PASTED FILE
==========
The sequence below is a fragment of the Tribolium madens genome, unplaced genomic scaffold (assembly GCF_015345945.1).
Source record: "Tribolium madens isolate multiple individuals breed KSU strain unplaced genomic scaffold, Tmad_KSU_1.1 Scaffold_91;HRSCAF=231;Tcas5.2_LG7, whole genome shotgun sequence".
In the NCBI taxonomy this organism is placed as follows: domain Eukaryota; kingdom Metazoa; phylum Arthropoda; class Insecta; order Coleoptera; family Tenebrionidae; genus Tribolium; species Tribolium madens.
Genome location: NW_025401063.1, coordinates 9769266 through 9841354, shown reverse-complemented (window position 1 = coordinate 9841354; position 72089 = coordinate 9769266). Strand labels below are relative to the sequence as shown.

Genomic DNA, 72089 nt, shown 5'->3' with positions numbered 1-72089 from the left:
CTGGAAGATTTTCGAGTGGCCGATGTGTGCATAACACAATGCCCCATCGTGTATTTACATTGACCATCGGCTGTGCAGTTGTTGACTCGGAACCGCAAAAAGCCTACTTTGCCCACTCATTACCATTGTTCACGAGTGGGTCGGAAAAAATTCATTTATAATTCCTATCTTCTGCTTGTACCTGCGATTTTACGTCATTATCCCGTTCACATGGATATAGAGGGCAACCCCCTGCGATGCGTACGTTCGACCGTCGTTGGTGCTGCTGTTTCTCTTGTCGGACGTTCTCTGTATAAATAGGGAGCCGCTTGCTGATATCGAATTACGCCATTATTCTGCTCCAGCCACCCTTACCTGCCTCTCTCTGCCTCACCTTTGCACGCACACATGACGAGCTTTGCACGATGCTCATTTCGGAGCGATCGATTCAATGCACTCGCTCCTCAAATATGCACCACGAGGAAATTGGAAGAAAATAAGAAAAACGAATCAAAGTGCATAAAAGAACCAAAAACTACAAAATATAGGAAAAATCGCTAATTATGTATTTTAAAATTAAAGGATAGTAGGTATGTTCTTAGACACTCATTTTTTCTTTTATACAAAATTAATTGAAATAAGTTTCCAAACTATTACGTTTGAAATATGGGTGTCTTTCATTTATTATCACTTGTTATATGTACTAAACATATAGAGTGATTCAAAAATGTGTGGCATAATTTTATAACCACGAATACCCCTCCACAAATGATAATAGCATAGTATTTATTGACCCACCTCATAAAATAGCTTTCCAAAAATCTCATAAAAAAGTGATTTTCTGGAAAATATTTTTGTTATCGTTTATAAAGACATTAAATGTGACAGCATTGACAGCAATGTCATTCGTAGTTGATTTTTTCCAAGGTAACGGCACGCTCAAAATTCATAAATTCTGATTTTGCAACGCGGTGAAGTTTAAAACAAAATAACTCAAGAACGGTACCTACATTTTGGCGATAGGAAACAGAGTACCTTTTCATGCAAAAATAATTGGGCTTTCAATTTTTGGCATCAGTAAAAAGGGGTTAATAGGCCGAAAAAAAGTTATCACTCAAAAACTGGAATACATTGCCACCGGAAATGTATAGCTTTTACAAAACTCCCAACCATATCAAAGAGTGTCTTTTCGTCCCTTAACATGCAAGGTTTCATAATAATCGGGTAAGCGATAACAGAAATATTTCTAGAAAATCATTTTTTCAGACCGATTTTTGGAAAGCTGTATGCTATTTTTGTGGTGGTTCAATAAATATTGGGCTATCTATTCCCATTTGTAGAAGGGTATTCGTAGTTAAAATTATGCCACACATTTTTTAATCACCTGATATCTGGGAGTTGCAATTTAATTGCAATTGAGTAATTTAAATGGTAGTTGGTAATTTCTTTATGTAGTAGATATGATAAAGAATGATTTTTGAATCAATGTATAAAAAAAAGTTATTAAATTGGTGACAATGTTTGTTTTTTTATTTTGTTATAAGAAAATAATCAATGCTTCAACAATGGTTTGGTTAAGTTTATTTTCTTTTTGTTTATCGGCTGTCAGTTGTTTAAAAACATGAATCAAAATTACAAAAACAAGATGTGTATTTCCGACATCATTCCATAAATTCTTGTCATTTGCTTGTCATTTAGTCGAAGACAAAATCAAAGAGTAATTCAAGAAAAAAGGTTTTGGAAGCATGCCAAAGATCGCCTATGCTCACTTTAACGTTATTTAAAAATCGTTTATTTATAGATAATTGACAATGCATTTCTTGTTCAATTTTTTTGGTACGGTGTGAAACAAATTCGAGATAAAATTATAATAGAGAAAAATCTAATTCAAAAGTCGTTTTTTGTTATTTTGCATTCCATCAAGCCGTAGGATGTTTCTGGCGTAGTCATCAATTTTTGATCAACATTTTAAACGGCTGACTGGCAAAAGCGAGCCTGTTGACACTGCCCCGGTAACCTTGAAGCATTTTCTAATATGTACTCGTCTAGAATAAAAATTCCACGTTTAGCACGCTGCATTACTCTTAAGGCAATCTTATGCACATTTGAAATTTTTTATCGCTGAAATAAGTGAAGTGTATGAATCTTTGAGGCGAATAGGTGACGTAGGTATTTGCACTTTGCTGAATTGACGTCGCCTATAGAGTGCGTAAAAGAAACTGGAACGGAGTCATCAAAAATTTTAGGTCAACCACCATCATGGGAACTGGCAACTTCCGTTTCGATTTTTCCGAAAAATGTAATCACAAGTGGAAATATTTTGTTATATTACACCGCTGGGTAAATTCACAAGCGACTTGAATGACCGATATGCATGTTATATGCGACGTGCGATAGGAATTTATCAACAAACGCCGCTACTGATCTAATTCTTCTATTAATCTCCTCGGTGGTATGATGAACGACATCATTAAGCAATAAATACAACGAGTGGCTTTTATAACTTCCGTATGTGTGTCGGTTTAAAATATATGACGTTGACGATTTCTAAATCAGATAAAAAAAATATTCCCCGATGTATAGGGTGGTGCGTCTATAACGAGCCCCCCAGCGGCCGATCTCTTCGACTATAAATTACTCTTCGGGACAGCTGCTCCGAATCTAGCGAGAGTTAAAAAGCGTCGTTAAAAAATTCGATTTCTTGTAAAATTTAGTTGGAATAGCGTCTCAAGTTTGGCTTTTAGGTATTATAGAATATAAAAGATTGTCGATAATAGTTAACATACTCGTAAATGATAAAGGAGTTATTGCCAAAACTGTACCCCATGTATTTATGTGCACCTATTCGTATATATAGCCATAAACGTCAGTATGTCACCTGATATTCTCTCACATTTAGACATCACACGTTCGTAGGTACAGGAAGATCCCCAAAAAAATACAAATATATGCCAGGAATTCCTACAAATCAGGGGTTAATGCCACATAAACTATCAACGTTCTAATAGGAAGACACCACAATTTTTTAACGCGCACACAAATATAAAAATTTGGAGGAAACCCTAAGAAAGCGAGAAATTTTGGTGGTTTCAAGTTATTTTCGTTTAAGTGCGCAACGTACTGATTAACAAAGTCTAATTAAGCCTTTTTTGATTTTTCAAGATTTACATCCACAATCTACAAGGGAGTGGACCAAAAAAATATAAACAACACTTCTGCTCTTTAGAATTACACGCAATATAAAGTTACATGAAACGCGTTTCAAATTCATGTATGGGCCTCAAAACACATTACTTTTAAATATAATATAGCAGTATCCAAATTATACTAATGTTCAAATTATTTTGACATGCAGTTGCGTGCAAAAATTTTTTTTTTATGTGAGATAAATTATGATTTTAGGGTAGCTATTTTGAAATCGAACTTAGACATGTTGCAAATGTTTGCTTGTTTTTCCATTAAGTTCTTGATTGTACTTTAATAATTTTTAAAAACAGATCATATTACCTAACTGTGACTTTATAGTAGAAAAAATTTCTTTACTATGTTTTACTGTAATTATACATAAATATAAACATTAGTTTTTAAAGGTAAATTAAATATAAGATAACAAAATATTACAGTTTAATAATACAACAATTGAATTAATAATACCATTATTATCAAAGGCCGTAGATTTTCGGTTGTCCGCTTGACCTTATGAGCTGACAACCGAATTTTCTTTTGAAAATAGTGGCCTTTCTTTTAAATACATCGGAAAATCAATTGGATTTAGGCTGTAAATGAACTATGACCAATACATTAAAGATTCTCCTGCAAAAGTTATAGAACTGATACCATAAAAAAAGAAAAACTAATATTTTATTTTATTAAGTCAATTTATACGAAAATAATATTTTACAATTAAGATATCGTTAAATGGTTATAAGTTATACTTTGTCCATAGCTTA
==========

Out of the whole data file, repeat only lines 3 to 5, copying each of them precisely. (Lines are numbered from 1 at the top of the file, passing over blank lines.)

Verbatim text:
In the NCBI taxonomy this organism is placed as follows: domain Eukaryota; kingdom Metazoa; phylum Arthropoda; class Insecta; order Coleoptera; family Tenebrionidae; genus Tribolium; species Tribolium madens.
Genome location: NW_025401063.1, coordinates 9769266 through 9841354, shown reverse-complemented (window position 1 = coordinate 9841354; position 72089 = coordinate 9769266). Strand labels below are relative to the sequence as shown.

Genomic DNA, 72089 nt, shown 5'->3' with positions numbered 1-72089 from the left: